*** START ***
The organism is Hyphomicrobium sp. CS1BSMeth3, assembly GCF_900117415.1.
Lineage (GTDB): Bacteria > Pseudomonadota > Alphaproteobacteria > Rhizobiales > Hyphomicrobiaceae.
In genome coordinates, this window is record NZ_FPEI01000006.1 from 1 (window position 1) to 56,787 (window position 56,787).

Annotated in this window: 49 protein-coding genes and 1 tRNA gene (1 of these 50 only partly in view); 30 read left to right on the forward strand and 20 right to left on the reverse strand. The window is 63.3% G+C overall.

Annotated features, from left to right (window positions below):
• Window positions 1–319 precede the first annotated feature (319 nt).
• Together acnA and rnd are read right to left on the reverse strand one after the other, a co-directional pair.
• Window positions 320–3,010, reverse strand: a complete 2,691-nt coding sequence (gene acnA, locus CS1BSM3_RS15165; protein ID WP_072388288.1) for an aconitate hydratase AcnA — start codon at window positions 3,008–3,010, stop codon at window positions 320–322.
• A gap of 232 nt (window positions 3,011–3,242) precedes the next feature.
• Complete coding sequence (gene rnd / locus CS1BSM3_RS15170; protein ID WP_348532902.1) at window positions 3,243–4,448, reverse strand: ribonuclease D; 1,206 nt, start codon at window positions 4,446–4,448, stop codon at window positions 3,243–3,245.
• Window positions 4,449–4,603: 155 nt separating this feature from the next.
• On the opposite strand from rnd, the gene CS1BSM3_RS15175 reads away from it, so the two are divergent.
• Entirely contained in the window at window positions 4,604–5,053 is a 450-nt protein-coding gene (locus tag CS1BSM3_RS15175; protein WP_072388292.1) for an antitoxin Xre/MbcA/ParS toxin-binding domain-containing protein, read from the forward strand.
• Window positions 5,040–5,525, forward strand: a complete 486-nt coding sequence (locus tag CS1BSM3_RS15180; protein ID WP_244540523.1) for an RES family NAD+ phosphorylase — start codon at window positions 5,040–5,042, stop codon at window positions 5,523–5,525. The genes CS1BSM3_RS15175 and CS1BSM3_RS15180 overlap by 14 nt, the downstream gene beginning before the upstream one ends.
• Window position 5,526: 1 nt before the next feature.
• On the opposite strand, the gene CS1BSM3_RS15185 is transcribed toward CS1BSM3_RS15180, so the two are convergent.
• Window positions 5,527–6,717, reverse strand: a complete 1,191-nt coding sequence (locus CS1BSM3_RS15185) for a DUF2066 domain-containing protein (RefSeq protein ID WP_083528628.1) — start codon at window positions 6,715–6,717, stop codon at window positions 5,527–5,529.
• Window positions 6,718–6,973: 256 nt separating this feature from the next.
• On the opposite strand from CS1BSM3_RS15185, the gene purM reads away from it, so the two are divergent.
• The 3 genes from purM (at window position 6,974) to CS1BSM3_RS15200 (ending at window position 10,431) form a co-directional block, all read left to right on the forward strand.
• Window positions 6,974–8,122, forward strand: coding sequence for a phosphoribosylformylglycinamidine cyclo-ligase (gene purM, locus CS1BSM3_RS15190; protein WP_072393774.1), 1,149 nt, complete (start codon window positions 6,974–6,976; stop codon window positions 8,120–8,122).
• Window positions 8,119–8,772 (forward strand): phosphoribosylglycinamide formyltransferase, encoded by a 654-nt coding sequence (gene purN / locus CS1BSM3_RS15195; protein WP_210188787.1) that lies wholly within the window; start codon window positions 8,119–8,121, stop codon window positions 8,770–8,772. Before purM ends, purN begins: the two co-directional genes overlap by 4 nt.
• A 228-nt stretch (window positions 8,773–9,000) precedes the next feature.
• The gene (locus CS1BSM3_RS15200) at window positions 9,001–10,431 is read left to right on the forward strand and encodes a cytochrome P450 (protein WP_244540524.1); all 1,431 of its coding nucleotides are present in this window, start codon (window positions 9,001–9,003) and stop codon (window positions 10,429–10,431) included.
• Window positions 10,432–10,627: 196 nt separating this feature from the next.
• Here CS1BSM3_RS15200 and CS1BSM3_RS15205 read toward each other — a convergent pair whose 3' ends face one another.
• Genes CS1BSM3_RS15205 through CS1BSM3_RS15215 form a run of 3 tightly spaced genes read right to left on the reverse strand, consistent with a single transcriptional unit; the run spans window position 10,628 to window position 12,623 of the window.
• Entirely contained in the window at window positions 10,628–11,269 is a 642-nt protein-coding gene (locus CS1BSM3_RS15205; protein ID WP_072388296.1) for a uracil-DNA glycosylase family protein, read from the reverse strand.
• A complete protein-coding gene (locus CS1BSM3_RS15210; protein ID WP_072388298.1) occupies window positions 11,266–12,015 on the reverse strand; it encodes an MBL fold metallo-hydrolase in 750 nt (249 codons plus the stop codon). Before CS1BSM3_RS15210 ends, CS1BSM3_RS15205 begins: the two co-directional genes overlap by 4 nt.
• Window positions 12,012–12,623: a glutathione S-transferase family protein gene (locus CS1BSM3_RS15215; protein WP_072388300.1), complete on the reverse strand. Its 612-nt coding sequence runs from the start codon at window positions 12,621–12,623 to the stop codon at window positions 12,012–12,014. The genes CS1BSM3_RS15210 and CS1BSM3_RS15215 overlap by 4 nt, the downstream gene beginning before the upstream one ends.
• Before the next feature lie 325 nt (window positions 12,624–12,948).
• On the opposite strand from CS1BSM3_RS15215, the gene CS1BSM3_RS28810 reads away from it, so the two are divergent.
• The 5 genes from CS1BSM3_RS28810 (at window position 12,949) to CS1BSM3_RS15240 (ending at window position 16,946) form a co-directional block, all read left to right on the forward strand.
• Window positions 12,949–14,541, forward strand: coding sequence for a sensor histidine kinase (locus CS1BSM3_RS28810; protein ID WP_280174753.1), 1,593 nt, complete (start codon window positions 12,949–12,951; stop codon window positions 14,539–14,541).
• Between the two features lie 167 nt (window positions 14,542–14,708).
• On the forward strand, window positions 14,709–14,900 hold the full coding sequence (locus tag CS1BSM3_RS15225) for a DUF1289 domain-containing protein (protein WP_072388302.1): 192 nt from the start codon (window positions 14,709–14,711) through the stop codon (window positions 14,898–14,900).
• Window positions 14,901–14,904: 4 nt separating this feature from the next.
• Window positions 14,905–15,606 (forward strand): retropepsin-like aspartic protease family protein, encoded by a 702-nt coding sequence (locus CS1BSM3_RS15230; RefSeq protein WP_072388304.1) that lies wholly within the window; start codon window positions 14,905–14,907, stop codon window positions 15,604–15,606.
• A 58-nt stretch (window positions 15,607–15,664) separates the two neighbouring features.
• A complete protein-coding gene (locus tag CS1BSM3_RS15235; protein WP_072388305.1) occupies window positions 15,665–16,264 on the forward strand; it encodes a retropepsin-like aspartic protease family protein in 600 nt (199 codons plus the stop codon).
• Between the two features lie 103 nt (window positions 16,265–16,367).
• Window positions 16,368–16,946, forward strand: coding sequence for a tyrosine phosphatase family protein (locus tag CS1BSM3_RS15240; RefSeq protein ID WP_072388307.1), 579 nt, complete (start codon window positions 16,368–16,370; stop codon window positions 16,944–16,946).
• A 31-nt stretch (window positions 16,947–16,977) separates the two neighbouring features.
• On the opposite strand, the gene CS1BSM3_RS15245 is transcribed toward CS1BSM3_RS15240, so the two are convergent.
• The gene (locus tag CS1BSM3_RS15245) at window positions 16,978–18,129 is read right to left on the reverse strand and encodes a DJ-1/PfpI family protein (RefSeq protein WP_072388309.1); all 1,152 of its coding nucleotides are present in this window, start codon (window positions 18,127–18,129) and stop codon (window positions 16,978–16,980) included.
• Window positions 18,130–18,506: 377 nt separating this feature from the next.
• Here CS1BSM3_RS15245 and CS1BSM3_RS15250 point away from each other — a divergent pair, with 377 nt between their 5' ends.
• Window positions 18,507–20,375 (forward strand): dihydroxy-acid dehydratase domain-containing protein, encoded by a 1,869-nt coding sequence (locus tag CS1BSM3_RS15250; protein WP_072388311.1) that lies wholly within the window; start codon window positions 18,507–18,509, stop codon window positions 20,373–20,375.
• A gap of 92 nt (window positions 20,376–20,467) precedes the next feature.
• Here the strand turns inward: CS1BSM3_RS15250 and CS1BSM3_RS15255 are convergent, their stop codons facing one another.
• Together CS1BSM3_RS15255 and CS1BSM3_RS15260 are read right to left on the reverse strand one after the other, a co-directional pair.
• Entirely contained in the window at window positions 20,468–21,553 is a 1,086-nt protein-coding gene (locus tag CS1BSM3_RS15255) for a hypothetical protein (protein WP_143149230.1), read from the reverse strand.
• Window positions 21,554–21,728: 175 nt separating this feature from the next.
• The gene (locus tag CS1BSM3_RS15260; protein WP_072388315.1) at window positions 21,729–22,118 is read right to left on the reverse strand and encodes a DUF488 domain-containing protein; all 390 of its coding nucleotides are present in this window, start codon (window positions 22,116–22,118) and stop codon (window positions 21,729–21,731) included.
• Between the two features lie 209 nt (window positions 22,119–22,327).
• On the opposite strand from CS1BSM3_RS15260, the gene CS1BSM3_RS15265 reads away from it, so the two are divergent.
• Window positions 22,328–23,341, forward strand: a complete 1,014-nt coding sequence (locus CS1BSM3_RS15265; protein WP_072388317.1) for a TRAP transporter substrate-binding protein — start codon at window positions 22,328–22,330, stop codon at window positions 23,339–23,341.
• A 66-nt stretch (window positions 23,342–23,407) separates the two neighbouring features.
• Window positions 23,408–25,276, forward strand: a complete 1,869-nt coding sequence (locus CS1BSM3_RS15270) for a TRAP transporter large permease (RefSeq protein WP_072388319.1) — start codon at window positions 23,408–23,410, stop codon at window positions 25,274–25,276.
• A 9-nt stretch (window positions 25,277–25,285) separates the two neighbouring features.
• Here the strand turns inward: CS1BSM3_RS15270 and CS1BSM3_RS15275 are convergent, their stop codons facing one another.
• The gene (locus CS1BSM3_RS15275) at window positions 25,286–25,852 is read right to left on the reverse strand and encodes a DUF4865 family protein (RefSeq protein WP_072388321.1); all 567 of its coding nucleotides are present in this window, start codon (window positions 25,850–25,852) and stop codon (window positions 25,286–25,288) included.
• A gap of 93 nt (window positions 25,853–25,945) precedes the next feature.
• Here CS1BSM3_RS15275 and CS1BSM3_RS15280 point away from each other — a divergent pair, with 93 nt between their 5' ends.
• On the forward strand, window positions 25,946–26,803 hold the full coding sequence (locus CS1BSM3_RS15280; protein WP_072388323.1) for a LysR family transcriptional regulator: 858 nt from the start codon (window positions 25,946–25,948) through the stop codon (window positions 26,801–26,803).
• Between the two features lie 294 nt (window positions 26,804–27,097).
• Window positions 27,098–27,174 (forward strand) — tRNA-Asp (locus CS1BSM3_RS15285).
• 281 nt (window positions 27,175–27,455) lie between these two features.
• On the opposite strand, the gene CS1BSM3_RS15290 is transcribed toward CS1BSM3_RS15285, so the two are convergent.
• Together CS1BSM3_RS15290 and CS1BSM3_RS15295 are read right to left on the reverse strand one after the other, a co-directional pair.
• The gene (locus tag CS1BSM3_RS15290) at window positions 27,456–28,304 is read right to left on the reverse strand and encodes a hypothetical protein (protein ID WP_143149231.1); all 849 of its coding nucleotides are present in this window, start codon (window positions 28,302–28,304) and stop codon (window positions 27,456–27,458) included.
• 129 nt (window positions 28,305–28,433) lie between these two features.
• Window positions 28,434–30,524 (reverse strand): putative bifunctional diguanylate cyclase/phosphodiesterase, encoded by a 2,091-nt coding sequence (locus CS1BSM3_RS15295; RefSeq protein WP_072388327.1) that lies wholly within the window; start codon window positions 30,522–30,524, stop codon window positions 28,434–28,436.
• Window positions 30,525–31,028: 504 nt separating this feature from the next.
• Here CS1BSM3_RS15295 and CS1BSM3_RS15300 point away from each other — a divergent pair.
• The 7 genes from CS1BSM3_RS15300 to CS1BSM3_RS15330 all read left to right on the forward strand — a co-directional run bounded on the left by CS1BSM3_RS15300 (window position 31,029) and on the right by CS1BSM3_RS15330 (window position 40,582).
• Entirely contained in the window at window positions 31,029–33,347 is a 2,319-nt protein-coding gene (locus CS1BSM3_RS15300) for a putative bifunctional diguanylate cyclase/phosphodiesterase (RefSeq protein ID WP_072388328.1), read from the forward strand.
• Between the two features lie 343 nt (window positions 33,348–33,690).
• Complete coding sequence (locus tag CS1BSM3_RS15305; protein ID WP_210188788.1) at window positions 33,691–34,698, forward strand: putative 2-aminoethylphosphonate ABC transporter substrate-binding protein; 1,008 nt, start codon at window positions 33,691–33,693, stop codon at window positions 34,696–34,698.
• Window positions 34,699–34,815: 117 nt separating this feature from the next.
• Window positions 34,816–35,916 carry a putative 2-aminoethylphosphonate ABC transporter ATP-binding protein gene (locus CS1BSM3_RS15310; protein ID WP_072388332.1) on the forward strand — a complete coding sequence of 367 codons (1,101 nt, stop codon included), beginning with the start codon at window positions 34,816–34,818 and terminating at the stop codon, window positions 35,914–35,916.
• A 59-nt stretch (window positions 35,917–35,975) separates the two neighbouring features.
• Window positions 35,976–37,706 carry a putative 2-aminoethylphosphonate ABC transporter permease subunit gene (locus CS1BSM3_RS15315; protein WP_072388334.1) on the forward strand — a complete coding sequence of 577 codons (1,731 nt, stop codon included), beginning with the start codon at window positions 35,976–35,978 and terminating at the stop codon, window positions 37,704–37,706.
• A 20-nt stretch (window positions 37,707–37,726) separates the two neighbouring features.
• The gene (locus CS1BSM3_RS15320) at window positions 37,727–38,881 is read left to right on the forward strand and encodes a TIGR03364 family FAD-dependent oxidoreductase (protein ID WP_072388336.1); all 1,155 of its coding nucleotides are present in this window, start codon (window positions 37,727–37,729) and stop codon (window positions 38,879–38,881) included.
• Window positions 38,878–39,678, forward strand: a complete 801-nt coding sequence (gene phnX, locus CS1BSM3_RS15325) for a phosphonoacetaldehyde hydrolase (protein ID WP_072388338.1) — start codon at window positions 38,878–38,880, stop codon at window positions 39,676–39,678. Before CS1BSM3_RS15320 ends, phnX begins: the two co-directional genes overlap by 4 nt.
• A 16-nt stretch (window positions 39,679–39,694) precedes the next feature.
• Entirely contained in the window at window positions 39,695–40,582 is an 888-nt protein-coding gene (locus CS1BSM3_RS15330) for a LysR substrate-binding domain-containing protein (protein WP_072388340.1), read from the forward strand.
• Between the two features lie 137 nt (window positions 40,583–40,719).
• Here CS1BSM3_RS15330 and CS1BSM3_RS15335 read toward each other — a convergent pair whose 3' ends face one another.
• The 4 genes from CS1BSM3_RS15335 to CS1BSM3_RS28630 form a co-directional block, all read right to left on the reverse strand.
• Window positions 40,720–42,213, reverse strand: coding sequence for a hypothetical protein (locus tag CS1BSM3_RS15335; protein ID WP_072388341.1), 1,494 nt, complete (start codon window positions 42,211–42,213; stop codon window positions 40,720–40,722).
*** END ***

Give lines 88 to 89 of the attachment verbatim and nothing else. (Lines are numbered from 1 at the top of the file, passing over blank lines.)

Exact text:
• Entirely contained in the window at window positions 39,695–40,582 is an 888-nt protein-coding gene (locus CS1BSM3_RS15330) for a LysR substrate-binding domain-containing protein (protein WP_072388340.1), read from the forward strand.
• Between the two features lie 137 nt (window positions 40,583–40,719).